‘The more I think about what it means to experience something, the less I understand it.’ Mark, a psychotherapist, was sharing his reflections towards the end of a course on supervision and consultation. We had met week after week for a year, a group of counsellors in which I was the only community worker, spending time to see what emerged between us, then to reflect on its potential meaning and significance for our practice.
It felt excruciating at times, looking to each other, ourselves or the wooden floor, sometimes in desperation, for any glimpse of inspiration and insight. On one occasion, Mark was sharing some complex theory from psychoanalysis when I blurted out angrily, ‘I can’t see why we’re spending so much time on this, wasting our time on abstractions!’ Mark responded calmly and thoughtfully, ‘This isn’t the first time you’ve been here, is it?’
His insight detonated within me and I felt speechless. I had previously spent 3 years in theological college where I had felt very similar frustrations. It drove me crazy studying God, faith, spirituality as a theoretical topic, often focusing on questions that had very little practical value as far as I could see. Mark’s observation drew my attention to how I had imported that experience into the current situation, amplifying my feeling of frustration in the present moment.
In psychodynamic theory, this phenomenon is known as transference, the transferring of assumptions and feelings associated with previous experiences into a new experience, thereby distorting our experience of the current moment, the current relationship, the current situation. It’s as if we experience each new experience through the filter formed by previous experiences, which makes it hard if not impossible to see things as they ‘really are’.
I’m interested in how our experiences are also influenced by other factors, e.g. expectations. My friends rave about a film being shown in the cinema, my expectations are heightened, I go to see it and feel disappointed. My colleagues complain about a leader’s qualities and behaviour at work and I find myself bemused – I’m impressed by the same leader because she or he is so much better than others I’ve experienced previously.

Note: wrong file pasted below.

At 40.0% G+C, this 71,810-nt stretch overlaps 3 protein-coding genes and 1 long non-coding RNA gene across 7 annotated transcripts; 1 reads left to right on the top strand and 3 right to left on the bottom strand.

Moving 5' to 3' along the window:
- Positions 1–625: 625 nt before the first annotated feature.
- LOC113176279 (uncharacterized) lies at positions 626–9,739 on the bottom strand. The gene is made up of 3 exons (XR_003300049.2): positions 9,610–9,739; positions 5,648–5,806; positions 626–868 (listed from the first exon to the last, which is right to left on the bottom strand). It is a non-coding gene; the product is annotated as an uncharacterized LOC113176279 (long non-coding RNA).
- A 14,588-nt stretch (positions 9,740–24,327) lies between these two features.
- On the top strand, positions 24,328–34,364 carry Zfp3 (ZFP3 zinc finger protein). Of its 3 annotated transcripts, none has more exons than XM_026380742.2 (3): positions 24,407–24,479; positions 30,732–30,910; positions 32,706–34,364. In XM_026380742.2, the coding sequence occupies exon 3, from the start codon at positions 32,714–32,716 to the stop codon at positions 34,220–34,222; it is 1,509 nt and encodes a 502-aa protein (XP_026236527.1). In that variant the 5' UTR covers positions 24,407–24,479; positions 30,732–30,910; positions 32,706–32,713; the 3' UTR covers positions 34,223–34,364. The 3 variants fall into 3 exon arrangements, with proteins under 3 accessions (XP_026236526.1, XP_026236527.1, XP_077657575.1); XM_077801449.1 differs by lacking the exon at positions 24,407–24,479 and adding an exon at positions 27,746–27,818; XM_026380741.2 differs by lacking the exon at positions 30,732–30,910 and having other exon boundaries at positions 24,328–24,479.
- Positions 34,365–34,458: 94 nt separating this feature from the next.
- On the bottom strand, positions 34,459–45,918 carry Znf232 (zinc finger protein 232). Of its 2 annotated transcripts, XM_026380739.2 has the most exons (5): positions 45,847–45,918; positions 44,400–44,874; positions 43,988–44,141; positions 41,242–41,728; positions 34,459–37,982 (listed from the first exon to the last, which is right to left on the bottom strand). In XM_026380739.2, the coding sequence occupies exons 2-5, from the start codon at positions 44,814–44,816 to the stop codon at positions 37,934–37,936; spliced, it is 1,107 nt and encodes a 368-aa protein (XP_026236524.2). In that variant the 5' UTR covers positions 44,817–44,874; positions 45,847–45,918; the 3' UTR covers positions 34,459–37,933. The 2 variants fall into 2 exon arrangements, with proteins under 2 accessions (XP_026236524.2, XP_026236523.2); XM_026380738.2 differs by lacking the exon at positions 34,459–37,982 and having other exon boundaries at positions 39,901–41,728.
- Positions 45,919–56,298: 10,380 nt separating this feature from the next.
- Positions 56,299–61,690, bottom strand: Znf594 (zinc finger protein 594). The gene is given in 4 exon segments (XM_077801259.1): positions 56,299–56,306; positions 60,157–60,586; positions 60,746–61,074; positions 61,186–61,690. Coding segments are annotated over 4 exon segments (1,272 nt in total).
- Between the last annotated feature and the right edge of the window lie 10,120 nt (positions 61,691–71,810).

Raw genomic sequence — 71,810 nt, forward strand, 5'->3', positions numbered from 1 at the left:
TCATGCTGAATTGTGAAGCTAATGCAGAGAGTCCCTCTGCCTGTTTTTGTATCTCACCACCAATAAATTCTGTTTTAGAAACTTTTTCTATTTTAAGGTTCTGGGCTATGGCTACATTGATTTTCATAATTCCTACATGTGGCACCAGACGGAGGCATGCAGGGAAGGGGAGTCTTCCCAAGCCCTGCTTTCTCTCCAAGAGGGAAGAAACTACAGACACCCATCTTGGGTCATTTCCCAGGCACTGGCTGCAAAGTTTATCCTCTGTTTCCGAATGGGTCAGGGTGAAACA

How we experience something, someone is far from fixed. Our experience is influenced by so many factors, past experiences, future hopes, what we believe the implications are, what significant others value. It’s influenced by how we are feeling physically, mentally and emotionally, whether or not we got out of the right side of the proverbial bed, whether the sun is shining or it’s raining, who we are with at the time. The experience question? It's complicated stuff.
Serbia, sabre, cold steel. The word still strikes a cold chill. It’s not the country, the people. It’s the symbolic idea, the ultranationalist vision, the das Reich of the Balkans. It’s the pernicious ideology that drove a nation to commit unspeakable crimes.
It’s the Bosnian girl I spoke with, cried with, whose father was murdered by a vicious Serbian militia, whose best friend was shot dead by a Serbian sniper in front of her eyes, a young girl, shot in the leg and had to crawl away to save her own life.